WATCH: the 4th Battalion, Royal Regiment of Scotland assist firefighters in tackling the Saddleworth Moor fires.
Fire chiefs battling "apocalyptic" wildfires on the Pennine moors say there has been a "significant improvement" as the Army began to help.
Scottish soldiers from A Company of the 4th Battalion, Royal Regiment of Scotland, known as the Highlanders, have now joined more than 100 firefighters who have been battling the blaze since Sunday.
A major incident has been declared, with around 40 homes evacuated on Tuesday as seven square miles of Saddleworth Moor has gone up in flames, blanketing the Greater Manchester region and beyond in smoke and ash.
Major Phil Morgan, commanding the Army detachment, said: "We meet every challenge and commit 100% in what we do.
"Currently we have broken our boys down into various locations and we are beating the fire with paddles and we are supporting them by moving equipment, we are putting water on the fires and we are doing everything we can to stop this fire at the moment.
"We are truly really happy and excited to be here and the boys are cherishing every moment of it."
Tony Hunter, assistant chief fire officer of Greater Manchester Fire and Rescue Service (GMFRS), said they have used high-tech equipment, helicopters dropping water and backbreaking work using paddles to beat out the flames.
He said there had been a "significant effect" on the blaze in the past 24 hours and work was continuing with the help of the Army.
"We have made significant improvements but I would put an air of caution there though, we had a similar occasion yesterday where we thought we were on top of it and it flared up."
Mr Hunter cautioned that while the fire was now "contained and under control" he said "things can develop" and if the wind blows the flames back on to the moors it will act as a "fuel source" for the fire.
He said the operation could last for weeks before the fire burns itself out, though the Army deployment is for an initial 48 hours.
Earlier today, an RAF Chinook helicopter was stood down after GMFRS notified the Ministry of Defence (MoD) that it was no longer required to help firefighters.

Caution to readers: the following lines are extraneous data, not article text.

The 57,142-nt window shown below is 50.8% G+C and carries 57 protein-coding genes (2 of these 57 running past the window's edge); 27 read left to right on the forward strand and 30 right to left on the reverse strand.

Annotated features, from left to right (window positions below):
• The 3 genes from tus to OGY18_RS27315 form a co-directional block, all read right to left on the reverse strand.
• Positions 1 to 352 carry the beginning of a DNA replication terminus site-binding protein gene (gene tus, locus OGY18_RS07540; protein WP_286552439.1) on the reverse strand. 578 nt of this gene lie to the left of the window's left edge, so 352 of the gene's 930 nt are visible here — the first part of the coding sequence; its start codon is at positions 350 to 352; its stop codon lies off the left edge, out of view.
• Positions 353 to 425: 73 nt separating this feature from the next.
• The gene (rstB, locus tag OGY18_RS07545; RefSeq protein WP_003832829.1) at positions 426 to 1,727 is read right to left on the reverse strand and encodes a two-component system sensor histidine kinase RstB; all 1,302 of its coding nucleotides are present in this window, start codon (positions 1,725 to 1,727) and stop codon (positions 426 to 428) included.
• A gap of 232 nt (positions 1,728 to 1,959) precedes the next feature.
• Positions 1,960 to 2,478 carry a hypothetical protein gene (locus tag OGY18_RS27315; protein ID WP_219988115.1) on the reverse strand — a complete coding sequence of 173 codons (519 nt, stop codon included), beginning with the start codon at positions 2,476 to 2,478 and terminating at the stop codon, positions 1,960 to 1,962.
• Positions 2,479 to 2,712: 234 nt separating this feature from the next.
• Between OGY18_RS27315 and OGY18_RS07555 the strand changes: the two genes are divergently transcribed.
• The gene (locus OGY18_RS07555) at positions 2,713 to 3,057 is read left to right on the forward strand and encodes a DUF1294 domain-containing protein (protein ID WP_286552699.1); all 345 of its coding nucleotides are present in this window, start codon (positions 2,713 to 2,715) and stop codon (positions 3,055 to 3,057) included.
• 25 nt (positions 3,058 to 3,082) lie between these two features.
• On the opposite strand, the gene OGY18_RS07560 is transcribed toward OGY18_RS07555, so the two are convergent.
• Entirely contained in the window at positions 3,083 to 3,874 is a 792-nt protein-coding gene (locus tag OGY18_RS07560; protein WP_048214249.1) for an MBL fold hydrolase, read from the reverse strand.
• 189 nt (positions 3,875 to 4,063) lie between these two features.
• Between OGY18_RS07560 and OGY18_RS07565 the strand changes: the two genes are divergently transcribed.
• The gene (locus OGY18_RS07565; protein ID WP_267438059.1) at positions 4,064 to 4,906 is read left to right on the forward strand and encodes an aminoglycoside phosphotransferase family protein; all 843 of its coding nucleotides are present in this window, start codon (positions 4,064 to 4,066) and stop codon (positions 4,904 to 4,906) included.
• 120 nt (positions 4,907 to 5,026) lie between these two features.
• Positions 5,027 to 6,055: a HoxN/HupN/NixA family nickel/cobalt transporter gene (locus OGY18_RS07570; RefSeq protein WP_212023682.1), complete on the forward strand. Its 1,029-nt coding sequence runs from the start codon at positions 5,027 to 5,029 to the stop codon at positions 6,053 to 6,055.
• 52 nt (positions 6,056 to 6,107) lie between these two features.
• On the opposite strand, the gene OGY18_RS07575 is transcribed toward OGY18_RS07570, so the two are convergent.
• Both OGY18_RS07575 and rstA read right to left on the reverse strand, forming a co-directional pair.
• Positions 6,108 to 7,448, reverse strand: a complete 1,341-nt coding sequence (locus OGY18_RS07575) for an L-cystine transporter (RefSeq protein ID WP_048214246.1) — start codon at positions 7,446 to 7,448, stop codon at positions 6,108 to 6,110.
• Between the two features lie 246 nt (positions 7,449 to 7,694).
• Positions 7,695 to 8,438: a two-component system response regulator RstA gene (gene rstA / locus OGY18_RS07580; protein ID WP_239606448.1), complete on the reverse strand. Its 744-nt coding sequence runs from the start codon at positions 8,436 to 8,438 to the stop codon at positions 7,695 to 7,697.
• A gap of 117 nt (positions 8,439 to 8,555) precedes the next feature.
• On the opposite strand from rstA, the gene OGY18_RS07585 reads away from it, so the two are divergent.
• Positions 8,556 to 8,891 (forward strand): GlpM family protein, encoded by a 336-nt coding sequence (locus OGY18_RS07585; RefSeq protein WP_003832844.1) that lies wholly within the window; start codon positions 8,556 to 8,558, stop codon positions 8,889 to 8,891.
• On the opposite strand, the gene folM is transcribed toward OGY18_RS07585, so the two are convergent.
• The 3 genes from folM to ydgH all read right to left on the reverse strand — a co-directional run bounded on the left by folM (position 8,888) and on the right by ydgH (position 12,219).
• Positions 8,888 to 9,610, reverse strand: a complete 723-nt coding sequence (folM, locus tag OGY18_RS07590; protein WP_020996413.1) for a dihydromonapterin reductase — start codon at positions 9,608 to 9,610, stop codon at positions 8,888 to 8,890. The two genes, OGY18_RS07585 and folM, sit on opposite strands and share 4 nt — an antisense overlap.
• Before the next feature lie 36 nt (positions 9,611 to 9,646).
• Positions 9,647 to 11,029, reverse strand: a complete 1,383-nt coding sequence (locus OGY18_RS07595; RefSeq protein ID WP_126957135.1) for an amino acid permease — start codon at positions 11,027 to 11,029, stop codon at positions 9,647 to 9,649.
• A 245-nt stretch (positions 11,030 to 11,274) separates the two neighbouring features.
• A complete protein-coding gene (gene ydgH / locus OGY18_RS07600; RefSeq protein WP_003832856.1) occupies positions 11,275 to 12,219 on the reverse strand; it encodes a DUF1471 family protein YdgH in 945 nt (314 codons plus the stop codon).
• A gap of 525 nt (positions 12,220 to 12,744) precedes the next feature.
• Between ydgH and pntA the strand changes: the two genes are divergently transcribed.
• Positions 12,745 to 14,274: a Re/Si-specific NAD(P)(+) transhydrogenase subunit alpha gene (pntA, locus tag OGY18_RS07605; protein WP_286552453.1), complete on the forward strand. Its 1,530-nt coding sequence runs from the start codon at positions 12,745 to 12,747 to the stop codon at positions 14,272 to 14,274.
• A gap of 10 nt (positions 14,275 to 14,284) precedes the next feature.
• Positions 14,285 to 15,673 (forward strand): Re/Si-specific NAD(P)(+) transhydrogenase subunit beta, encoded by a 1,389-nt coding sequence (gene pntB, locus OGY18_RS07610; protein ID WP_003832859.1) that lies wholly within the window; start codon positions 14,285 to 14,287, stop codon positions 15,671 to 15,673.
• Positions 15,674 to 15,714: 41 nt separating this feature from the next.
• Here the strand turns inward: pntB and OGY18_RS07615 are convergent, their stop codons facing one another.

RAF Wing Commander Tony Lane said service personnel will provide valuable backup to the fire service
"I think we are looking at one firefighter to three or four troops, so they can provide extra manpower to go and support them."
Defence Secretary Gavin Williamson said it is a display of British troops protecting the UK.
"They are proving once again that Britain can always depend on our troops to protect us no matter the time, no matter the place, and no matter the problem."
Assistant Chief Fire Officer Tony Hunter from Greater Manchester Fire and Rescue Service, said the military will provide "effective support and additional resources".
The fires, which have been declared a major incident, started on Sunday and have devastated land around Carrbrook.
Phil Nelson from Greater Manchester Fire and Rescue Service said the crews have been working hard to contain the blaze and prevent further fire spread.
"Firefighters are faced with very difficult circumstances, intense heat and are working on challenging terrain.
Problems faced included frequent changes in wind direction, the peat-embedded terrain which requires large quantities of water to extinguish flames and the searing temperatures.
Firefighters have been using beaters and specialist wildfire equipment to tackle the flames.
Greater Manchester Police have also deployed a helicopter to assess the scene and United Utilities provided a helicopter that has been used to drop water on to remote areas.
Assistant Chief Fire Officer Tony Hunter, of Greater Manchester Fire and Rescue Service, told reporters the situation is extremely deceiving.
"It looks like it's smouldering away, which it is doing, but with a pick up of the wind we could see pockets being established - we need to keep on top of it"
Assistant Chief Fire Officer Tony Hunter said what they needed most to end the blaze was rain but none has been forecast.